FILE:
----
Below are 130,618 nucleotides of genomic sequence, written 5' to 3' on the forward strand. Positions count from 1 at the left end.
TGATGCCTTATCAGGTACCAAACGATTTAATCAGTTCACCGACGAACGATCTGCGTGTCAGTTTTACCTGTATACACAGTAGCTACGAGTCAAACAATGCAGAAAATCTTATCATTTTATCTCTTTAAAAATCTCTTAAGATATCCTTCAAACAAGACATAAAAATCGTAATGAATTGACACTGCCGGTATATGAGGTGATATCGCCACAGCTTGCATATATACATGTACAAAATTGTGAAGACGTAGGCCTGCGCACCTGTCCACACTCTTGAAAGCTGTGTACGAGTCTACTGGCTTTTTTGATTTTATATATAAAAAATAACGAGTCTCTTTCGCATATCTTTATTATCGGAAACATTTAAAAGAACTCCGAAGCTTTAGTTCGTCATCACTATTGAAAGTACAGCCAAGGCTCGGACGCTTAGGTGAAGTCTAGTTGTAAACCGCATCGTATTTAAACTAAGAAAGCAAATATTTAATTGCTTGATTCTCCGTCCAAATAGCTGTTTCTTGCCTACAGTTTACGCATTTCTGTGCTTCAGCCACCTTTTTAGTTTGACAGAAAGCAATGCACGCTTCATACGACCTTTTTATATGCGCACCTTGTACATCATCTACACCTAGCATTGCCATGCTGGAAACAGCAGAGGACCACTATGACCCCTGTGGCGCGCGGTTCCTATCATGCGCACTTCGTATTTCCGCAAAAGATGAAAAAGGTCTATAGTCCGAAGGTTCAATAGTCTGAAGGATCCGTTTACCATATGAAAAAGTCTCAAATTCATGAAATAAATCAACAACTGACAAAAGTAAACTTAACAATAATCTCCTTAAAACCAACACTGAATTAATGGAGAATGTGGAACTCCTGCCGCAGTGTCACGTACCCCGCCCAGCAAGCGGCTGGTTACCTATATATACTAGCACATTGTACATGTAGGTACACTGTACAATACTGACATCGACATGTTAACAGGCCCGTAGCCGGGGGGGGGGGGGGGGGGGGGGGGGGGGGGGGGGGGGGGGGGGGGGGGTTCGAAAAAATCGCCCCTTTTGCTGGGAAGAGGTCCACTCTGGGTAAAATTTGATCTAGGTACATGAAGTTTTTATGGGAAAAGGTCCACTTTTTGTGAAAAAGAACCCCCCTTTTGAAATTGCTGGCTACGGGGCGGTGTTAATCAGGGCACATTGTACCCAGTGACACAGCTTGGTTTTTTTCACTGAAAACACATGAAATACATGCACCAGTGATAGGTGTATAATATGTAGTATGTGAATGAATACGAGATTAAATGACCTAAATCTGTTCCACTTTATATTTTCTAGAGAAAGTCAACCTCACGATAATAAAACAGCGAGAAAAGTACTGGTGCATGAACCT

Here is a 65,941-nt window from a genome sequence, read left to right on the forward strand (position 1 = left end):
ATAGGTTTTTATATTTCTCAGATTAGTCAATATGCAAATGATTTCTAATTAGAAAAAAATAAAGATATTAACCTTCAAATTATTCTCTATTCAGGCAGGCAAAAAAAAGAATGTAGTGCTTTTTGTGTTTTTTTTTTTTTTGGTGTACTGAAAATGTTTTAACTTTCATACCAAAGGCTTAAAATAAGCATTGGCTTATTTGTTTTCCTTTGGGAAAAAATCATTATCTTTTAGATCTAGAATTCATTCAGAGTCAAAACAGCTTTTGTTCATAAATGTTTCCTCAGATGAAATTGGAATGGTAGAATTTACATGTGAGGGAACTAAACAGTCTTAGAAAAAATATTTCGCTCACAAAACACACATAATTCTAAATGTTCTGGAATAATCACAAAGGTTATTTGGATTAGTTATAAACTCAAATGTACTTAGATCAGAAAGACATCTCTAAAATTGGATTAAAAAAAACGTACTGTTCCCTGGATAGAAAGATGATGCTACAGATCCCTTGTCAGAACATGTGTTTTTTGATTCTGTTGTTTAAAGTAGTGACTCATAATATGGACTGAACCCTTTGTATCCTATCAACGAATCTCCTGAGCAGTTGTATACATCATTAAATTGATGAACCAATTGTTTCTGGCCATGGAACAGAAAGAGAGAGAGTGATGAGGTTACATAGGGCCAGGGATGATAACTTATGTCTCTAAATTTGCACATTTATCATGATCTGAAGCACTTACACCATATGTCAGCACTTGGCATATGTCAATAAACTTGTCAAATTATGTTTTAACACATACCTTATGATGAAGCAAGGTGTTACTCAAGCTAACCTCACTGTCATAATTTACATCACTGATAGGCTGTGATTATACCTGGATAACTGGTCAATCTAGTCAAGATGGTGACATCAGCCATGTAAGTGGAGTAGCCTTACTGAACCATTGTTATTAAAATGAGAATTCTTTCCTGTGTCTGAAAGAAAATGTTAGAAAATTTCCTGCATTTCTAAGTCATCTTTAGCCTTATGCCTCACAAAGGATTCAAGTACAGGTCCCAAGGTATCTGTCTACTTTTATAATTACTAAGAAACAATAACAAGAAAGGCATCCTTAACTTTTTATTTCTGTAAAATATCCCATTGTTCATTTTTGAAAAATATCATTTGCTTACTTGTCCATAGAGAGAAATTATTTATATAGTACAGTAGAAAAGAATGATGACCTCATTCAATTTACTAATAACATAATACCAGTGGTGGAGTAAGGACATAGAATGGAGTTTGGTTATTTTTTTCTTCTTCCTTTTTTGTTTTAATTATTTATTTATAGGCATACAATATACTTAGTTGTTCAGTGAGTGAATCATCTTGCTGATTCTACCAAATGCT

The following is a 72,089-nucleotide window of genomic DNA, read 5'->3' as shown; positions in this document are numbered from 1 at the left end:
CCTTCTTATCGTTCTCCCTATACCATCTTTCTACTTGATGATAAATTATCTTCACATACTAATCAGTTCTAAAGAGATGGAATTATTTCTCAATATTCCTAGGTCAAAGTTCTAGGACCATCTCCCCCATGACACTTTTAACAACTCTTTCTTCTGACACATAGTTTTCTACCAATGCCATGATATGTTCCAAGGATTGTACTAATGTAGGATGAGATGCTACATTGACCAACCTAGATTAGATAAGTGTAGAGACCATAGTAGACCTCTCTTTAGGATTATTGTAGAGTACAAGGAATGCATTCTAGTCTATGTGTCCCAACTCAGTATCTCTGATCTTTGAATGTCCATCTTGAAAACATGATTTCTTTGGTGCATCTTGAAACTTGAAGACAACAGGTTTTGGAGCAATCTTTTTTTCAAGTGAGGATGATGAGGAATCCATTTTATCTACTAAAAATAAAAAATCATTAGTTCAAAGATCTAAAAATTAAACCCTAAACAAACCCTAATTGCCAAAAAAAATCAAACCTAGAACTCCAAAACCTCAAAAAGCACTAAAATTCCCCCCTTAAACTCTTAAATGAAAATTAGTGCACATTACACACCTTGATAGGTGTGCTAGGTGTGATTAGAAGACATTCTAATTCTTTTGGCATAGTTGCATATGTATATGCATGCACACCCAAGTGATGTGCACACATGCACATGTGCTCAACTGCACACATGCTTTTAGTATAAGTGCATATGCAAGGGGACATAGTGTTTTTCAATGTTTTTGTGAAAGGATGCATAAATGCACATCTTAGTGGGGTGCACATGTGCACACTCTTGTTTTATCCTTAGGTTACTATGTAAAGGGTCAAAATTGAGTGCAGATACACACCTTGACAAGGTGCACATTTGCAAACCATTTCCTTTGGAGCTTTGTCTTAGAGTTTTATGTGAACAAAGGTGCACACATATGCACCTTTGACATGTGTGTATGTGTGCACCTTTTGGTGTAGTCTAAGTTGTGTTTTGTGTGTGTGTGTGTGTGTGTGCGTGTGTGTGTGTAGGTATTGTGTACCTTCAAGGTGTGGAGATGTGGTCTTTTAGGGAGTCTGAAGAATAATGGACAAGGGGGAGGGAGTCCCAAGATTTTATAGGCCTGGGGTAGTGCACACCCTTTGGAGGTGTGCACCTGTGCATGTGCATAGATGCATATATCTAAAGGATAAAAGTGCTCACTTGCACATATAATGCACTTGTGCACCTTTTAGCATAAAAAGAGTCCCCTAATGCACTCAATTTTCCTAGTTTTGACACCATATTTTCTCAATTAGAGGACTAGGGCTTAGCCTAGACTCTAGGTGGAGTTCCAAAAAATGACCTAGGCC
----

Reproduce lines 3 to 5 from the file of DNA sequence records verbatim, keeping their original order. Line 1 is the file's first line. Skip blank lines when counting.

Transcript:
Here is a 65,941-nt window from a genome sequence, read left to right on the forward strand (position 1 = left end):
ATAGGTTTTTATATTTCTCAGATTAGTCAATATGCAAATGATTTCTAATTAGAAAAAAATAAAGATATTAACCTTCAAATTATTCTCTATTCAGGCAGGCAAAAAAAAGAATGTAGTGCTTTTTGTGTTTTTTTTTTTTTTGGTGTACTGAAAATGTTTTAACTTTCATACCAAAGGCTTAAAATAAGCATTGGCTTATTTGTTTTCCTTTGGGAAAAAATCATTATCTTTTAGATCTAGAATTCATTCAGAGTCAAAACAGCTTTTGTTCATAAATGTTTCCTCAGATGAAATTGGAATGGTAGAATTTACATGTGAGGGAACTAAACAGTCTTAGAAAAAATATTTCGCTCACAAAACACACATAATTCTAAATGTTCTGGAATAATCACAAAGGTTATTTGGATTAGTTATAAACTCAAATGTACTTAGATCAGAAAGACATCTCTAAAATTGGATTAAAAAAAACGTACTGTTCCCTGGATAGAAAGATGATGCTACAGATCCCTTGTCAGAACATGTGTTTTTTGATTCTGTTGTTTAAAGTAGTGACTCATAATATGGACTGAACCCTTTGTATCCTATCAACGAATCTCCTGAGCAGTTGTATACATCATTAAATTGATGAACCAATTGTTTCTGGCCATGGAACAGAAAGAGAGAGAGTGATGAGGTTACATAGGGCCAGGGATGATAACTTATGTCTCTAAATTTGCACATTTATCATGATCTGAAGCACTTACACCATATGTCAGCACTTGGCATATGTCAATAAACTTGTCAAATTATGTTTTAACACATACCTTATGATGAAGCAAGGTGTTACTCAAGCTAACCTCACTGTCATAATTTACATCACTGATAGGCTGTGATTATACCTGGATAACTGGTCAATCTAGTCAAGATGGTGACATCAGCCATGTAAGTGGAGTAGCCTTACTGAACCATTGTTATTAAAATGAGAATTCTTTCCTGTGTCTGAAAGAAAATGTTAGAAAATTTCCTGCATTTCTAAGTCATCTTTAGCCTTATGCCTCACAAAGGATTCAAGTACAGGTCCCAAGGTATCTGTCTACTTTTATAATTACTAAGAAACAATAACAAGAAAGGCATCCTTAACTTTTTATTTCTGTAAAATATCCCATTGTTCATTTTTGAAAAATATCATTTGCTTACTTGTCCATAGAGAGAAATTATTTATATAGTACAGTAGAAAAGAATGATGACCTCATTCAATTTACTAATAACATAATACCAGTGGTGGAGTAAGGACATAGAATGGAGTTTGGTTATTTTTTTCTTCTTCCTTTTTTGTTTTAATTATTTATTTATAGGCATACAATATACTTAGTTGTTCAGTGAGTGAATCATCTTGCTGATTCTACCAAATGCT

The following is a 72,089-nucleotide window of genomic DNA, read 5'->3' as shown; positions in this document are numbered from 1 at the left end: